My dad does sign design. A sign fabricator, he learned his trade skills in Tokyo, Japan as a political refugee from Myanmar. When he was in Japan from the early 1990s till 2005, there was no Little Yangon in Takadanobaba, Tokyo, Japan. Takadanobaba in the early 1990s was just Takadanobaba. A neighborhood in Tokyo that is home to Waseda University and the birthplace of Tezuka Osama, the father of anime (Astro Boy, Buddha: The Great Departure). With affordable apartments and proximity to the Yamanote Line, Takdanobaba became the neighborhood migrants moved to. In 2022, 17 years later, Japan roughly has 47,000 people from Myanmar. And 17 years later, Takdanobaba is known for being home to "Little Yangon", a place to experience Myanmar culture in Tokyo, Japan without ever going to Yangon, Myanmar.
In 2019 , 189,000 people from Myanmar resided in the U.S.A. That is 4x as many people from Myanmar than Japan. But, there are no Little Yangons or Myanmar-towns in the U.S. One of my goals for this LiA was to learn how the Myanmar diaspora renders itself visible. And In Takadanobaba, the presence of Burmese migrants becomes visible, in neon flashing lights.
Tokyo's streetscape is known for its signs: billboards, light boxes, and banners. And Takadanobaba is no different. The neighborhood is dressed in billboards, neon signs, standing boards, and banners informing students, tourists, and salarymen of a Bento box set, a lunch special, or the next travel getaway. But the difference between Takdanobaba and other neighborhoods, the streetscape is an arrangement of Burmese letters, Japanese characters, and English texts. A visual collage of the diaspora. Little Yangon is a neighborhood that advertises, dresses and renders visible the diversity and cultures Tokyo is home to.
When I asked the restaurant owner Than Swe of Swe Myanmar in Little Yangon, what was the most popular dish? It was Chicken Curry and Danbouk. When I asked who ordered them: “salary men サラリーマン” Takadanobaba is also home to a Burmese library Moe Thauk Kye founded by political refugees in the early 2000s. If you ever have the chance, you should visit Little Yangon in Tokyo, Japan, to not only to see billboards are written in Japanese and Burmese but to also eat some delicious Myanmar cuisine.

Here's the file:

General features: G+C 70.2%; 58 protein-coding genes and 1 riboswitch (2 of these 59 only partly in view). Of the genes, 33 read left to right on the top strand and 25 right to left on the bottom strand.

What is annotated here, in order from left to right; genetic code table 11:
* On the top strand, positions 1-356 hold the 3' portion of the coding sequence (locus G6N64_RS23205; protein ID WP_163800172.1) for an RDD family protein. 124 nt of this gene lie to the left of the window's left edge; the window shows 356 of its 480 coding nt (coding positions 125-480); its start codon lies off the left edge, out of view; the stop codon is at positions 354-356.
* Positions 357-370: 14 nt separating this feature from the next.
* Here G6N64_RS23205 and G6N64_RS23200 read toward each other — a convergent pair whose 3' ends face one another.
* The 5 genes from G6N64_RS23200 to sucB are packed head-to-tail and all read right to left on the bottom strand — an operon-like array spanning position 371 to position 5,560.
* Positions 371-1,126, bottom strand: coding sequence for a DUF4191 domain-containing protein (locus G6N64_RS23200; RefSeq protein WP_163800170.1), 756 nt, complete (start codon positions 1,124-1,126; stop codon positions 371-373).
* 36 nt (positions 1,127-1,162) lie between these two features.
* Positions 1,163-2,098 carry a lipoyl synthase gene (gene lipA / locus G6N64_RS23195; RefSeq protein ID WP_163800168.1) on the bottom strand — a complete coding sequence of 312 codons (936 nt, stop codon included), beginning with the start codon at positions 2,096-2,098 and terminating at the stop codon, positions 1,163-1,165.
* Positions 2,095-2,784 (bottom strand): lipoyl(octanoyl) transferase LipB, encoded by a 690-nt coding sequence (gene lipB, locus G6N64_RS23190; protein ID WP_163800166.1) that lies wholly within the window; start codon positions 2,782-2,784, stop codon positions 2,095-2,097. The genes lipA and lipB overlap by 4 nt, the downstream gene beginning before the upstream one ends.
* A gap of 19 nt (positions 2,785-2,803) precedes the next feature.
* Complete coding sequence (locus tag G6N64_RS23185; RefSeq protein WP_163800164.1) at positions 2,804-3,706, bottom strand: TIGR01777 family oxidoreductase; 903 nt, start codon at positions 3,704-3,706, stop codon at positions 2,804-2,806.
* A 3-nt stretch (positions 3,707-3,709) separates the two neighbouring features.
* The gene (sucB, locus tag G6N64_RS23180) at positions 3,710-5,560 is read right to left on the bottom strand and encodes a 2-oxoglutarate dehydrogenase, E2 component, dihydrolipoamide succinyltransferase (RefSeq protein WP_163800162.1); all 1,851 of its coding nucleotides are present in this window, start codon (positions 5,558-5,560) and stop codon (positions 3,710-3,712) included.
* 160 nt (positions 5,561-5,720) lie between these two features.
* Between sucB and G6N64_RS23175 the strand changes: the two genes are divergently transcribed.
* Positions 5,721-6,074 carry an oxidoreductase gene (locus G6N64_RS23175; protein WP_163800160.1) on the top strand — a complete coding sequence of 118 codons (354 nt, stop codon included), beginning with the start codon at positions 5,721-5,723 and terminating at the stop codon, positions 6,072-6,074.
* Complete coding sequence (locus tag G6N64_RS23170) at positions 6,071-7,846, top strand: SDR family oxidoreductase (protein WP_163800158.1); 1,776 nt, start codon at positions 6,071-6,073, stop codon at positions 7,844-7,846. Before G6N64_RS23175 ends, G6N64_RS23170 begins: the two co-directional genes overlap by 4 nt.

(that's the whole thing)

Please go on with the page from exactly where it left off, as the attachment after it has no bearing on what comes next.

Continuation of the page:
While taking these photos, I wanted to capture the energy of Tokyo. When I came back from the LiA trip to look at these photos again, I was shocked at the amount of information that is packed into one snapshot of Little Yangon. One photo looks like a mini collage of many photos. The names of the stores, a description of the business, the opening hours for the stores, the names of all the dishes, and the prices of all the dishes all in different fonts, colors, and arrangements. And in Little Yangon, they are all in different languages. From looking at one photo, all the emotions I felt in Tokyo, from the fast pace energy to the inviting warmth came rushing back. Looking at these photos of Little Yangon and its streetscape also reminded me of the sense of belonging I felt in Tokyo as a city that is for people that come from all around the world bringing with them their own lived experiences.
I would like to thank the library and its co-founder Ma Tin Tin Win who gratefully took me under their wing for this trip and introduced me to Little Yangon for the first time. I would also like to thank Ma Khine Zin Kyaw and Ko Oggar for showing me around Tokyo and Little Yangon as well. I will also like to thank Kristin Ramsay our Laidlaw coordinator from Cornell University and Professor Jessica Ratcliff for their support.
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